And, as is so often the case, the time that Blogger was down was the time when I actually had things to post! I wanted to respond to James’ comment, plus I had two other posts I wanted to put up. On top of that, I had an idea for updating the template, slightly.

So I did what I always do, when Blogger is down: I wrote what I wanted to write, and saved it on my desktop, until they could come back up. You may notice that the timestamp for this post is within minutes of a couple other ones.


Click here for an animation (Flash) with Noam Chomsky and The Dandy Warhols, by Michael Menion.

I found this from

serna MAD! Grr!

I was so angry when I wrote this that my hands were shaking. Unfortunately, here are some things I can not do:

  • Tell you why I was angry—it’s work related
  • Properly take out my anger on the person who caused it—client/consultant relationship
  • Swear and scream and cuss about it—hardly befitting the blog of a guy who calls himself a Christian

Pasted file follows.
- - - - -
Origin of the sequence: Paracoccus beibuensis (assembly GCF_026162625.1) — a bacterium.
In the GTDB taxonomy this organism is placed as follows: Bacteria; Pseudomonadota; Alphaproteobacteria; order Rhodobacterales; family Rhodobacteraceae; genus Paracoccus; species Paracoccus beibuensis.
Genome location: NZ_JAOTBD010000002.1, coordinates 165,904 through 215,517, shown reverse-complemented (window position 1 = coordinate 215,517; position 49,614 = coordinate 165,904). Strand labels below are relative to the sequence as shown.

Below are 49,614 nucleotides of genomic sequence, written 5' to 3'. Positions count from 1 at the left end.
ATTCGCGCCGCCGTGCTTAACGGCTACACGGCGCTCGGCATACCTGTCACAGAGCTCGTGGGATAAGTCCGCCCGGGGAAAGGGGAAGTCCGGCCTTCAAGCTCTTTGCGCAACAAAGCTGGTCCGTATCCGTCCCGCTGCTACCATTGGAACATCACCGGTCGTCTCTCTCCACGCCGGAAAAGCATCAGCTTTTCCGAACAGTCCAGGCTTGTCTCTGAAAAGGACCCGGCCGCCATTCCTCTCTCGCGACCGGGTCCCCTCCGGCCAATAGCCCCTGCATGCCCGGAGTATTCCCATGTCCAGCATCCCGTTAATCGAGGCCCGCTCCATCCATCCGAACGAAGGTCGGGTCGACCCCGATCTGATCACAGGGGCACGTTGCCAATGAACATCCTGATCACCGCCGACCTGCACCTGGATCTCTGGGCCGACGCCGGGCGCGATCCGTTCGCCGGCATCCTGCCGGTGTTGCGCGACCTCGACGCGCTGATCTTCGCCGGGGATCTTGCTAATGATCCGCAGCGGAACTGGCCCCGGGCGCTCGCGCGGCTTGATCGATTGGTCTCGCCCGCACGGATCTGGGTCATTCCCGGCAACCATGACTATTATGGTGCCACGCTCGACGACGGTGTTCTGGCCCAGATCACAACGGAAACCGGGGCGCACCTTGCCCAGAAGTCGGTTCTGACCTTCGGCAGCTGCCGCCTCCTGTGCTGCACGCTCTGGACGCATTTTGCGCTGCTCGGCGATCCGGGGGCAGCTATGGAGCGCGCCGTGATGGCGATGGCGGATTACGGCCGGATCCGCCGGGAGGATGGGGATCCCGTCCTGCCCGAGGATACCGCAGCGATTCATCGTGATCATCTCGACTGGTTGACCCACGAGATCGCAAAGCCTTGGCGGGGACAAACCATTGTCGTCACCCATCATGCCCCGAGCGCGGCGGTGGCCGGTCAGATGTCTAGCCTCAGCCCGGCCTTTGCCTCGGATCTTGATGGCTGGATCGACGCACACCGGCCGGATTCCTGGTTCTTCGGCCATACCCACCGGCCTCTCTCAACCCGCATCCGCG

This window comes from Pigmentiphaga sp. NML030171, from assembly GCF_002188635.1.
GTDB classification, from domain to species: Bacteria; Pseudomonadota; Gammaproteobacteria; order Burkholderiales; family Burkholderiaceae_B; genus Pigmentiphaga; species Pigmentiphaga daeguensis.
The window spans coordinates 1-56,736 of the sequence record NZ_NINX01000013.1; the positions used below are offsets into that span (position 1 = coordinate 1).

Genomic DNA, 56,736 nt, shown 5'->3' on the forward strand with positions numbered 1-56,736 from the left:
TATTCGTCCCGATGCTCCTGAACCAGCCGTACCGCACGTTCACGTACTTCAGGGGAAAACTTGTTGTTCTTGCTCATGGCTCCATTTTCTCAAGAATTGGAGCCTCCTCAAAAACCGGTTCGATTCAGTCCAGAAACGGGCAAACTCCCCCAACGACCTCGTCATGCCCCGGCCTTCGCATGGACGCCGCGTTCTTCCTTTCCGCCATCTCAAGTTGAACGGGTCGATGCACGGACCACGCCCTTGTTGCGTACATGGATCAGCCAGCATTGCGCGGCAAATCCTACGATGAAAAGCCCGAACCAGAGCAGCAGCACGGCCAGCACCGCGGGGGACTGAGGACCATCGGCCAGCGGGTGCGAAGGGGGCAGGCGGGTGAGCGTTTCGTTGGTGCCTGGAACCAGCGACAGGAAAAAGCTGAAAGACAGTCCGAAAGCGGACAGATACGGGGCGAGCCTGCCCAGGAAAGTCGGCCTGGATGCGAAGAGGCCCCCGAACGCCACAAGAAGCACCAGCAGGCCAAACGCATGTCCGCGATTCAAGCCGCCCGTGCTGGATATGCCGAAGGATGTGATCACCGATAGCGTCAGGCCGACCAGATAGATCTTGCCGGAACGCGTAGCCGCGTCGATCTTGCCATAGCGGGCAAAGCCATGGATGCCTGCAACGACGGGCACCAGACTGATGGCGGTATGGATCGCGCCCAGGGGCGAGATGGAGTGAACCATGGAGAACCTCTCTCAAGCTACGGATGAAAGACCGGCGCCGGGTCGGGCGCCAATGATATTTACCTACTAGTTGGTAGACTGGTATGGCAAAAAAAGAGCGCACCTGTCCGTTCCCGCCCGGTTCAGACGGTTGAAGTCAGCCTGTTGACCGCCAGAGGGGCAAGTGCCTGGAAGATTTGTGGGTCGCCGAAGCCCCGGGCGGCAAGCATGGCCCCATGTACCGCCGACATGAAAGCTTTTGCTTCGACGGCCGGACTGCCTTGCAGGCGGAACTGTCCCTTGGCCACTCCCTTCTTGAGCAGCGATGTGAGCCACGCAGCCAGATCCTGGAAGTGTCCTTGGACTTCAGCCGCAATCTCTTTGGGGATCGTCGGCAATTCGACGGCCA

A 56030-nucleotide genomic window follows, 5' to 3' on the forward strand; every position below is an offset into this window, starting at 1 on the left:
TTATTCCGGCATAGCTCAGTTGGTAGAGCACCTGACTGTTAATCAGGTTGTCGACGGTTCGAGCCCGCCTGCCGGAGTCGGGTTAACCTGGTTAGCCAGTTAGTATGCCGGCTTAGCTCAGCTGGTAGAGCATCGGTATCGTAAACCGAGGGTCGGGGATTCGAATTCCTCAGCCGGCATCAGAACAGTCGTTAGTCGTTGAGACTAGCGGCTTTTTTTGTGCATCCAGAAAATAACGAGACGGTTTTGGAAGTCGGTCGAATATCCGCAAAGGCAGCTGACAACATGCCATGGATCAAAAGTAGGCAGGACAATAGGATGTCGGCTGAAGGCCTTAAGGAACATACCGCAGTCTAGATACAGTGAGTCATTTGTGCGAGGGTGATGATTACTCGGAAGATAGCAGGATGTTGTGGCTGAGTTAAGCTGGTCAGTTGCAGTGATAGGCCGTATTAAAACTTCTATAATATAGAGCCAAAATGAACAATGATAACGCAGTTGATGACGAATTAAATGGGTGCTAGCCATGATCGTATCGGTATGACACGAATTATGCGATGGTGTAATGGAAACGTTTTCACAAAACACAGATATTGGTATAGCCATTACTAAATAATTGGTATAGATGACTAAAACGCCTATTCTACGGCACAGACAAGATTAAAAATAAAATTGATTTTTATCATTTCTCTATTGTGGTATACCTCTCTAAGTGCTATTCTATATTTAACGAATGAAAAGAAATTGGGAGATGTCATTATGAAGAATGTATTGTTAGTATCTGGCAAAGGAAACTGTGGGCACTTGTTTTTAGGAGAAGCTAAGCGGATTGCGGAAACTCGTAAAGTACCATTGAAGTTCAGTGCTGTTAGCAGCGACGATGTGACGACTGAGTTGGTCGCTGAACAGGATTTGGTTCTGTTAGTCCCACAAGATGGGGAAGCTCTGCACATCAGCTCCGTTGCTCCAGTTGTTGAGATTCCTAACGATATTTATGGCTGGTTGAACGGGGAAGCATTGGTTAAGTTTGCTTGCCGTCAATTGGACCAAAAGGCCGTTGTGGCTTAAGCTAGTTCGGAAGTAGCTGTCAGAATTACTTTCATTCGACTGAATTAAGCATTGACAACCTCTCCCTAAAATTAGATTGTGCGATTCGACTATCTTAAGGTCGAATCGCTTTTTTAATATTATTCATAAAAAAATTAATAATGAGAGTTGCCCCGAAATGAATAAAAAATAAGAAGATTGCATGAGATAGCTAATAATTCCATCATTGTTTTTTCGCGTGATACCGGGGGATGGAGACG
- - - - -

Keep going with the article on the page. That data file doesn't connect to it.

• Stop thinking about it—it’ll take a while for that to happen.
Ah, life. You take the good with the bad.

Anyway, by the time you read this, I’ll probably be over it. In fact, Blogger was having technical difficulties again today—as is so often the case—so even by the time I posted it I was calmed down a fair bit. Althought not completely.

Monday, August 28, 2006

Interesting Link

I wish I could have come up with a better title for this post, but I’m not really sure what to say.

Check out this link—you’ll need sound. Some of you may already have seen it; I got the link from Raymi’s blog, so I don’t know if it’s been going around forever, or just went up today. (I’m not exactly in touch with internet goings on…)

Movie Review: Good Night, And Good Luck

Good Night, and Good Luck is about the broadcast journalist Edward R. Murrow, and his exposure of the excesses of Joseph McCarthy, and his fight against Communism. (The movie gets its name from the tagline Murrow used to close every show.)